to use that term again, just ignore them and say, “Well I’m comfortable in this,
it’s what I want to wear, “leave me alone to do it.” I get really fed up with people that say that there’s all these different rules that you have to adhere to as a cyclist of different disciplines. Although I am quite vain myself, and I do adhere to quite
a few of these rules. Nevertheless, do what you want. Finally, from Pbassred, “Helmets are important,
so how do you protect them “when you are traveling?” Well I’ve always tended to keep mine either in my hand luggage, or indeed strapped to my backpack if there’s not enough room inside. That way, you can
basically govern yourself how much it gets hit etc. What you don’t know, is if
you put it in your suitcase, whether something else is
going to land on top of it, because baggage handlers
aren’t particularly careful with your luggage. It’s fine if you’ve got
a hard case, of course, if you’ve got a soft case and you need to put your helmet inside, put it somewhere in the middle, so that it’s covered by lots of clothes and therefor lots of padding, and then you should be okay. Already onto our penultimate
question for today. It’s a nutritional one
and it comes in from Reny. “If you can’t follow the “eat three hours before cycling rule, “would a light meal or
snack just before riding “be a good substitute?” Well, the very quick
answer to this, is yes. That three hour rule would generally refer to quite a large meal as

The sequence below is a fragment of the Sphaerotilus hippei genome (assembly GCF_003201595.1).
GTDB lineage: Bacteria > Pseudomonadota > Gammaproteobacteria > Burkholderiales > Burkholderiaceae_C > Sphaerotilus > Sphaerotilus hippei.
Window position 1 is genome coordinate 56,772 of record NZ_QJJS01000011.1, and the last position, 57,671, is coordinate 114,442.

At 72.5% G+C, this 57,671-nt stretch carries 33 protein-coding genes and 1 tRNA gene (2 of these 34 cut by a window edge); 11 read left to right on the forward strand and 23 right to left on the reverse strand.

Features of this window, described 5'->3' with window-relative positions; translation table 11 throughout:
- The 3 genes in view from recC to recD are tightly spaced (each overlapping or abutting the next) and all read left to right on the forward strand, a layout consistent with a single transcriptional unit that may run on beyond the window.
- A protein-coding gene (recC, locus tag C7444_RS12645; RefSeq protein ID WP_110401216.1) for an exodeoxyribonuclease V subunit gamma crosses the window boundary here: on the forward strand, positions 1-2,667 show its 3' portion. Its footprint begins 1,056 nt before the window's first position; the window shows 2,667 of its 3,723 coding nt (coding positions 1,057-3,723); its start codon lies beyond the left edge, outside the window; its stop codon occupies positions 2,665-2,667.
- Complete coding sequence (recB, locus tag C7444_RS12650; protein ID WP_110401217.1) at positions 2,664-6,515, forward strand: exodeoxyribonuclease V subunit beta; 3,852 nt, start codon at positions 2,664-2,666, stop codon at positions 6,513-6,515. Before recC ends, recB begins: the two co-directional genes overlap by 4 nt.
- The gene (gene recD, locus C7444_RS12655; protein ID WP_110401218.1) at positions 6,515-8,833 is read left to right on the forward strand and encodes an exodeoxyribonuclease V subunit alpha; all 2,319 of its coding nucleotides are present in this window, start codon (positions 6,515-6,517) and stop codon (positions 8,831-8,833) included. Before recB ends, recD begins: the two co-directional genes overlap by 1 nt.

opposed to just a light snack. Of course, not everyone’s
got three hours to spend waiting around to do a ride
after they’ve eaten a meal. The tolerance of a large meal, or indeed the proximity
of it to your exercise is very much individual preference, or basically how much you can tolerate. That will also depend on how intense the exercise is going to be. If it’s really intense you
might get some stomach problems if you eat too close to it. If it’s a fairly relaxed ride, you can probably eat half an hour before and not have too many problems. In terms of a good pre-ride meal or snack, well you want to focus, of course, on carbohydrates for this. Now, you can put some fat
and protein in there as well, but just be careful of this, that does take longer
to process and digest, if you include that in your pre-ride meal, so you have to experiment to find out exactly what works for you
and what you can tolerate. What should you consume
before cycling then? Well, if you are going
to have a small snack fairly close to your ride, we would recommend some
simple carbohydrates, because they are going to be
ingest far quicker and easier and get some sugars going
into your bloodstream a lot quicker too. So, things like white rice or pasta, or indeed a ripened banana
should work pretty well for you. For a longer event you
should also remember that on-bike nutrition
is equally important, so you should be able to get 40 to 60 grams absorbed
of carbohydrates per hour, whilst you’re out on the bike
to avoid the dreaded bonk. Speaking personally, that
three hour rule for me really only applied to racing, which was of course pretty intense. Whilst I was at home training, I’d often get up at
eight and have breakfast and be out on the bike
for nine or nine thirty, and never really had any problems, so again, it’s just
experimenting yourself, finding what works for you. You might find that you
can have a full-blown meal an hour and a half before riding and you’ll be absolutely fine. Anyway, as you know,
I’m no expert on this, but a man who is, is
Professor Asker Jeukendrup, and recently Emma Pooley
went up to see him, to answer some of your